The Life and Writings of Frederick Douglass, vols. 1-4. Edited by P. Foner. New York, 1950-55.


Foster, W. Z. Negritianskii narod v istorii Ameriki. Moscow, 1955. (Translated from English.)
Graham, S. Frederik Duglas. Moscow, 1959. (Translated from English.)
Ivanov, R. F. “Frederik Duglas—rukovoditel’ revoliutsionnogo kryla abolitsionistskogo dvizheniia.” In the collection K stoletiiu grazhdanskoi voiny v SShA. Moscow, 1961.
Bekker, M. I. Progressivnaia negritianskaia literatura SShA. Leningrad, 1957.


The Great Soviet Encyclopedia, 3rd Edition (1970-1979). © 2010 The Gale Group, Inc. All rights reserved.

Douglass, Frederick (b. Frederick Augustus Washington Baily)

(1817–95) abolitionist, author, public official; born near Tuckahoe, Md. Born into slavery (his father was white, his mother was part American Indian), he was taught to read as a household servant but at age 16 was sent out to work as a field hand. In 1836 he was apprenticed to a shipyard in Baltimore, Md., but he escaped in 1838 and settled in New Bedford, Mass., where he assumed the name by which he would thereafter be known. After he made a speech before the Massachusetts Anti-Slavery Society in 1841, he was hired as an agent and he lectured throughout the North; because his intelligence and speaking abilities led some to question whether he had been a slave, he published Narrative of the Life of Frederick Douglass, an American Slave in 1845. Then, fearing for his freedom, he fled to England where he lectured with such effect that the British contributed a generous sum of money that, added to money contributed by Americans, helped him buy his freedom when he returned to the U.S.A. in 1847. He went to Rochester, N.Y., where he cofounded (with Martin Delany) the abolitionist periodical North Star, which he edited for 16 years (in 1851 changing its name to Frederick Douglass's Paper). In 1859 he took refuge in Canada for a short time because he was falsely accused of aiding John Brown. He took a more gradualist approach to ending slavery but never wavered as the leading voice of African-Americans' call for freedom and equality. During the Civil War he urged President Lincoln to emancipate the slaves and he helped recruit African-American troops. After the Civil War, he also spoke out for other social reforms such as woman's suffrage. He also held a series of government posts—assistant secretary to the Santo Domingo Commission, marshal of the District of Columbia (1877–81), district recorder of deeds (1881–86), and ambassador to Haiti (1889–91). He issued a final revision of his autobiography as Life and Times of Frederick Douglass (1881).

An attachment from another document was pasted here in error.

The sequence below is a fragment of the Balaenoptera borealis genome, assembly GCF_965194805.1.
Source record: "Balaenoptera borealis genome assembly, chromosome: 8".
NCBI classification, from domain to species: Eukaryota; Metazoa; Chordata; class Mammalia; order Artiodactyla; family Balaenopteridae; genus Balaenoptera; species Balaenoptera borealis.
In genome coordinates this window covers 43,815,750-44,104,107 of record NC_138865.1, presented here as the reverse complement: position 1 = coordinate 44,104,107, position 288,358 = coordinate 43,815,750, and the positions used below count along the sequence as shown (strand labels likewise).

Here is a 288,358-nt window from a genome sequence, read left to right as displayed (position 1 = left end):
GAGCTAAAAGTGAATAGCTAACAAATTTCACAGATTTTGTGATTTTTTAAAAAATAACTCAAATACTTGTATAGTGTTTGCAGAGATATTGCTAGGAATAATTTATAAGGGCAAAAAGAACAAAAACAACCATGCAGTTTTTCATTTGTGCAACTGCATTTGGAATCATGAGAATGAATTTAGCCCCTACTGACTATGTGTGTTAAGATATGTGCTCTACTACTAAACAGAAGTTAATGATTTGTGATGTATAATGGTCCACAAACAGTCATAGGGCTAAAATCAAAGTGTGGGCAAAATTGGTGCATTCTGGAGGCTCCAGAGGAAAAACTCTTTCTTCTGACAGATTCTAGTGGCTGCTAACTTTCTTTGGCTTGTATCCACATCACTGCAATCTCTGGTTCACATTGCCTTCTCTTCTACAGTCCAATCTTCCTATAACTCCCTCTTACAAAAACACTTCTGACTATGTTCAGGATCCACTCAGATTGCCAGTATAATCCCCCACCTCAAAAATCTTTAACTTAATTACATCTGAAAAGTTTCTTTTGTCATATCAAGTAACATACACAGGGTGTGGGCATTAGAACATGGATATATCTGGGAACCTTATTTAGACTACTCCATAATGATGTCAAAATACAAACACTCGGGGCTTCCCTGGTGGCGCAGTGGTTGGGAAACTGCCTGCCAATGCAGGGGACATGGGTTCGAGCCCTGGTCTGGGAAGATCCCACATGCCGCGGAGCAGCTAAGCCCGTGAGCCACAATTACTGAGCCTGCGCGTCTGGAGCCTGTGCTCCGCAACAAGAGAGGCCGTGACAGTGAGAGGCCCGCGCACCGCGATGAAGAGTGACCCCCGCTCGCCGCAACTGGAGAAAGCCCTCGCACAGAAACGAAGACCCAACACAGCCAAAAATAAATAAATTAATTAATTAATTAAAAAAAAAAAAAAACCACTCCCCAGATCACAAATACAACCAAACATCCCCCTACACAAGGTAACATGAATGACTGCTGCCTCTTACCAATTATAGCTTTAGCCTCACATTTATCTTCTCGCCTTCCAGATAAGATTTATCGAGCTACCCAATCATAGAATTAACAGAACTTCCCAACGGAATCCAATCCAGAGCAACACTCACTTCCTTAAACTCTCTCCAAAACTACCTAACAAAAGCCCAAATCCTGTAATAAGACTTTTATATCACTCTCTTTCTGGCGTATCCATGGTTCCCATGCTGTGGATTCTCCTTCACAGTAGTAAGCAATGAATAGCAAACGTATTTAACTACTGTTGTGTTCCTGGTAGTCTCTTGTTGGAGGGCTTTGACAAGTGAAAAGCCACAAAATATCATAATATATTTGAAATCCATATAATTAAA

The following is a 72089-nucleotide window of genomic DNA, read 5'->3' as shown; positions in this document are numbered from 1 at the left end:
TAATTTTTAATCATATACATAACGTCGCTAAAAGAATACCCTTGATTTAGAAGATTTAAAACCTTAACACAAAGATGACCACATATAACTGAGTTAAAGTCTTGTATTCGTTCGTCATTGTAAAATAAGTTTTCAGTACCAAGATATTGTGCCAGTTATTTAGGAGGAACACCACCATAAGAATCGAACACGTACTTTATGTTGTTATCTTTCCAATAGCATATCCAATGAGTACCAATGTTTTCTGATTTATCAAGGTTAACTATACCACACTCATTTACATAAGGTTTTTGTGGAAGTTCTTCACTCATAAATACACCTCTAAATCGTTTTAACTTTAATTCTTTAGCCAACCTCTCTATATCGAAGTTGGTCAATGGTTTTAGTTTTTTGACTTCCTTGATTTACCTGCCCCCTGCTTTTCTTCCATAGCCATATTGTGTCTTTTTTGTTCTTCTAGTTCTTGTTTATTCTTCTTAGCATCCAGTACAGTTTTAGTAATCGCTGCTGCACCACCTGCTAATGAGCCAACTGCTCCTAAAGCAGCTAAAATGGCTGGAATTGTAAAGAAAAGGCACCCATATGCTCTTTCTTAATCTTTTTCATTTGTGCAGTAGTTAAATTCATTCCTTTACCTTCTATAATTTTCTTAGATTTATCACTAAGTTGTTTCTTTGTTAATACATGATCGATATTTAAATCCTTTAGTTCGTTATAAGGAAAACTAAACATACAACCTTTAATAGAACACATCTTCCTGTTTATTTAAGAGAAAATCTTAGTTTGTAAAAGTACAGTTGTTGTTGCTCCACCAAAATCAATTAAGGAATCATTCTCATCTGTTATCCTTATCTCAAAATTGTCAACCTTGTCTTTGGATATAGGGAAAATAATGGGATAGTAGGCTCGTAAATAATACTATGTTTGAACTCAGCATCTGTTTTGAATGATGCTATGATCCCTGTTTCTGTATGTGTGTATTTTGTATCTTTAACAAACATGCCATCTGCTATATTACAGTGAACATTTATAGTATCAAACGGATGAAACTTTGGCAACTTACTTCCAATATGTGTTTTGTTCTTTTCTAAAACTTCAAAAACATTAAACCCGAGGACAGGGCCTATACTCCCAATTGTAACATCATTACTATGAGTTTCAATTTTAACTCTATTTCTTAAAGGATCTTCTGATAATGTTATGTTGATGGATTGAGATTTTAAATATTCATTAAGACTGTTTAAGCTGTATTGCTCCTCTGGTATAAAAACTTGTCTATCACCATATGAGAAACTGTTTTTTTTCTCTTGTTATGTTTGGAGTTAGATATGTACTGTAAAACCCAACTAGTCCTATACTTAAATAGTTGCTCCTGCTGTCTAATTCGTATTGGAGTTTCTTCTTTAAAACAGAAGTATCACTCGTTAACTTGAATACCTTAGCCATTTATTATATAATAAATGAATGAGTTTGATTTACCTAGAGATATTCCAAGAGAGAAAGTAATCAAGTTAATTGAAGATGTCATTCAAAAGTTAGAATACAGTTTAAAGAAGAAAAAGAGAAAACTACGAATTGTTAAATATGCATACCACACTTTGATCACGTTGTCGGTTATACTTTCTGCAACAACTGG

The Cambridge Dictionary of American Biography, by John S. Bowman. Copyright © Cambridge University Press 1995. Reproduced with permission.